Teacher Feature – Mr Philip

Teacher Feature – Mr Philip 


Briefly describe your journey as a teacher.


My father is a retired history teacher, and after completing my university degree in Zoology I did some work experience in the Science department at the school he worked at in Geneva. I went on to get a formal, full time job as a Chemistry lab technician in a large secondary school in North East where I spent more time with the students and quickly resolved to complete my own teacher training. I specialised in Biology and enjoyed 6 years working in Newcastle and Leeds before I took on the role as Head of Science at an inner city school in Bradford. We had a small team of Science teachers with no Physics specialist, so I undertook training with the Institute of Physics to dual specialise. These were extremely rewarding 4 years where many of my students went on to pursue A-Level and undergraduate courses relating to Science – including Medicine, Biomedical Sciences and Pharmaceuticals, Criminal Psychology and astrophysics. Excitingly, a number of these young people were the first members in the history of their families to pursue degrees. I have always had a passion for teaching. I have worked with trainee teachers as a mentor throughout my career and spent the last 2 years working at Bradford College to train Science teachers through the PGCE and Teacher Apprenticeship programs. However, after 2 years of this I greatly missed the classroom environment and working with children, and I am thrilled to be back where I belong.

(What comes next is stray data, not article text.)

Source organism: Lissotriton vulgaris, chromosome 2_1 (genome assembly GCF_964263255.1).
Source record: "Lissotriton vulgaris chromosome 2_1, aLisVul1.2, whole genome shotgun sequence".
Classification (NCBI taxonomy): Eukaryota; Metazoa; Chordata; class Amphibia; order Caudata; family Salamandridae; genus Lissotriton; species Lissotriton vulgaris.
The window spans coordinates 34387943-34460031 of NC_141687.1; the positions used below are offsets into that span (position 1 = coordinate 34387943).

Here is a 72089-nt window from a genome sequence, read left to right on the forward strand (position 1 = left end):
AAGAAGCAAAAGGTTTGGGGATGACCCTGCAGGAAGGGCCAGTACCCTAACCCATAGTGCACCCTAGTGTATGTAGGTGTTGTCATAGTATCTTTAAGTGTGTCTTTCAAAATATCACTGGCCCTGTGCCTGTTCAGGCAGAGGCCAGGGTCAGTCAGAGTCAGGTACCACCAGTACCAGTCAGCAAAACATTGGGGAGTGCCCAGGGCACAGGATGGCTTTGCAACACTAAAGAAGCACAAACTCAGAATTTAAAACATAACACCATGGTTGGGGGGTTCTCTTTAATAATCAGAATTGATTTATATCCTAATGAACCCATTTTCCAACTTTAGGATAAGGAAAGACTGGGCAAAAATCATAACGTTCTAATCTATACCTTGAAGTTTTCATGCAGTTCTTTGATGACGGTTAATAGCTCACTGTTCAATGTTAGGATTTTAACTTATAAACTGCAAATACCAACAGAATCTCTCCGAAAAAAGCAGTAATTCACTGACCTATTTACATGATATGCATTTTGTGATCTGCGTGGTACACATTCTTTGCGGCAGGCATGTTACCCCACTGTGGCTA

Why did you decide to specialise in your chosen area?


As a student, I struggled with Science, and it wasn’t always my favourite subject, even though I had a natural interest in biology and ecosystems. I was also diagnosed with ADHD when I was in my early teens and aspired to complete an academic subject as a degree, in a lot of ways mostly to prove that I could. I chose Zoology as I had a lot of interest in it, and it was at university that I really discovered my love of learning and passion for my subject. When the thought to turn to teaching came to me, there was no other option for me really than Science and Biology.


What makes Nadeen such a unique place to work?


The amount of genuine care and affection of the staff for the well-being and success of the students is incredible, and the focus on the holistic growth and development of young people is a tangible shared goal.


How would you describe a typical day at Nadeen?


So far, the best word I can use to describe a typical Nadeen day is cheerful. The students are all very polite, hardworking, accommodating and have such an amazing collective positivity, that I find myself constantly greeting people, and being greeted with smiles all day long. The school day is high-paced but purposeful which is great as this drives productivity and keeps energy high.